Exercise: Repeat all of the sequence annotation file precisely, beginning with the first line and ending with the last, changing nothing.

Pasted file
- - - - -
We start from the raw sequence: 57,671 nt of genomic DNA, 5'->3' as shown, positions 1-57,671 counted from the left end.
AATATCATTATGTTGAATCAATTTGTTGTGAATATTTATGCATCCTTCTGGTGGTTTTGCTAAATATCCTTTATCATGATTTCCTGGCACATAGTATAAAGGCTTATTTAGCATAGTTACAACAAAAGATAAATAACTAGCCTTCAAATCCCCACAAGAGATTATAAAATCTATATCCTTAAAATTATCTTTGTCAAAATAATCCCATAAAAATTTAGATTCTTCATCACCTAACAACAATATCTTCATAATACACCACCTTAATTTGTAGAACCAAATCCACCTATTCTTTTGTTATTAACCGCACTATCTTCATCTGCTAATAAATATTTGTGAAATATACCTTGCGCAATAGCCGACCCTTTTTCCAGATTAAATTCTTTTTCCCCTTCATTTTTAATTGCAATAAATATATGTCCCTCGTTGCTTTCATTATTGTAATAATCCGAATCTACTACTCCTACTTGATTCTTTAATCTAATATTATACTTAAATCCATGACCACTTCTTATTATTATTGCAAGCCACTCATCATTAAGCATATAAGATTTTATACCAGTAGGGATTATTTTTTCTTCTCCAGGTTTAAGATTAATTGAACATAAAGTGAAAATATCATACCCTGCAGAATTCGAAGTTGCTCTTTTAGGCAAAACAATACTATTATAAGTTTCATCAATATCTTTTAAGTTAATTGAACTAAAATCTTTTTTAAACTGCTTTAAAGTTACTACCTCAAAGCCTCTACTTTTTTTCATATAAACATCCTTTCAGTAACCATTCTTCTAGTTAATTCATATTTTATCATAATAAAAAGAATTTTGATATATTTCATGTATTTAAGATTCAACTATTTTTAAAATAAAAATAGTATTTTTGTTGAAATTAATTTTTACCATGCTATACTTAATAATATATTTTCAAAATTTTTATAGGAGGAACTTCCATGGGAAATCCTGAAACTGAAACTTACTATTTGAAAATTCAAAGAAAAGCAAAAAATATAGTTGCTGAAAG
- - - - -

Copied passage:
We start from the raw sequence: 57,671 nt of genomic DNA, 5'->3' as shown, positions 1-57,671 counted from the left end.
AATATCATTATGTTGAATCAATTTGTTGTGAATATTTATGCATCCTTCTGGTGGTTTTGCTAAATATCCTTTATCATGATTTCCTGGCACATAGTATAAAGGCTTATTTAGCATAGTTACAACAAAAGATAAATAACTAGCCTTCAAATCCCCACAAGAGATTATAAAATCTATATCCTTAAAATTATCTTTGTCAAAATAATCCCATAAAAATTTAGATTCTTCATCACCTAACAACAATATCTTCATAATACACCACCTTAATTTGTAGAACCAAATCCACCTATTCTTTTGTTATTAACCGCACTATCTTCATCTGCTAATAAATATTTGTGAAATATACCTTGCGCAATAGCCGACCCTTTTTCCAGATTAAATTCTTTTTCCCCTTCATTTTTAATTGCAATAAATATATGTCCCTCGTTGCTTTCATTATTGTAATAATCCGAATCTACTACTCCTACTTGATTCTTTAATCTAATATTATACTTAAATCCATGACCACTTCTTATTATTATTGCAAGCCACTCATCATTAAGCATATAAGATTTTATACCAGTAGGGATTATTTTTTCTTCTCCAGGTTTAAGATTAATTGAACATAAAGTGAAAATATCATACCCTGCAGAATTCGAAGTTGCTCTTTTAGGCAAAACAATACTATTATAAGTTTCATCAATATCTTTTAAGTTAATTGAACTAAAATCTTTTTTAAACTGCTTTAAAGTTACTACCTCAAAGCCTCTACTTTTTTTCATATAAACATCCTTTCAGTAACCATTCTTCTAGTTAATTCATATTTTATCATAATAAAAAGAATTTTGATATATTTCATGTATTTAAGATTCAACTATTTTTAAAATAAAAATAGTATTTTTGTTGAAATTAATTTTTACCATGCTATACTTAATAATATATTTTCAAAATTTTTATAGGAGGAACTTCCATGGGAAATCCTGAAACTGAAACTTACTATTTGAAAATTCAAAGAAAAGCAAAAAATATAGTTGCTGAAAG